If you use Google Docs, you probably work on a lot of documents with other people. However, there are some smaller and lesser-known options you might not know about that can take your productivity to the next level. Here are four easy tricks you can use to be more productive in Google Docs.

1) Copy multiple items with the web clipboard

Docs includes a web clipboard, which sends anything you cut or copy to a clipboard stored in the cloud rather than one on your local machine. As a result, you can store multiple items and take the same clipboard with you when you switch between computers. There’s also the option to paste text as plain text or HTML as needed.


To use it, highlight a block of text or an image, then rather than hitting Ctrl+C (or Cmd+C) go to Edit, Web clipboard and pick Copy selection to web clipboard. When you’re ready to paste something, select Edit and Web clipboard again and a list of items recently copied to the cloud clipboard appears.

2) Write words by speaking to your computer

How fast is your typing? As fast as speaking something? Docs has a rather impressive voice dictation facility included which you can activate by choosing Tools and then Voice typing from the menu. Alternatively you can activate it with a keyboard shortcut: Ctrl+Shift+S (Windows) or Cmd+Shift+S (macOS machines).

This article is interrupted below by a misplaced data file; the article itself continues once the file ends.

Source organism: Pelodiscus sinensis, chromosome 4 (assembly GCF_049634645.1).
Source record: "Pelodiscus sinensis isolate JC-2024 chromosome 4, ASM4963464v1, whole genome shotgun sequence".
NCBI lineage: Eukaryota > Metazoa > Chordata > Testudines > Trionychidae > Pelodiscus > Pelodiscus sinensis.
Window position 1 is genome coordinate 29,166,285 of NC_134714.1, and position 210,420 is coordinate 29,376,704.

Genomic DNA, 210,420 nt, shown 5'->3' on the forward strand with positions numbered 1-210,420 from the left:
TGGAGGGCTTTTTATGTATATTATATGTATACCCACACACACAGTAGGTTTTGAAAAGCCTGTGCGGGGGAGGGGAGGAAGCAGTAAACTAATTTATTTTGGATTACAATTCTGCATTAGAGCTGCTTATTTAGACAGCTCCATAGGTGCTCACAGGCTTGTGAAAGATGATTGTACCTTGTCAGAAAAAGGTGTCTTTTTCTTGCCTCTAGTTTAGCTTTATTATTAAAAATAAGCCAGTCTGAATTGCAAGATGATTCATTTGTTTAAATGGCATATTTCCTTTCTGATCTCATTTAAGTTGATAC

It may seem a little odd talking to your computer but you’ll soon get used to it and might find your word count going up as a result. There are a host of special voice commands you need to know about, but Google has listed them all—you can select and format text, move around the document, and even add in tables.

3) Create automatic text shortcuts

Google Docs is a simple enough web program and doesn’t need much in the way of configuration, so you might not have noticed the automatic text shortcut feature hidden away behind the Preferences option under Tools. Some example shortcuts are already included, like turning “(c)“ into the copyright symbol.

These shortcuts can save you a lot of typing if, for example, you replace “1/4" with a proper fraction symbol, complete with superscript and subscript formatting. There are no restrictions on how you can use these substitutions or how many you can have, so feel free to adapt the feature to suit your own needs.

4) Jump to your typos quickly

No matter how carefully you try to avoid them, typos can slip into your work every now and again, but Google Docs makes it easier to jump between them with a couple of keyboard shortcuts: use Ctrl+’ or Ctrl+; (switch Ctrl for Cmd on a Mac) to jump to the next or the previous misspelled word in your document.



It takes the cursor to the words underlined in red, so unfortunately it might not catch everything if you’ve got something that’s spelled correctly but in the wrong order. Keyboard shortcuts in general can be great productivity aids of course—there’s a full list of them up on the Google Docs help pages.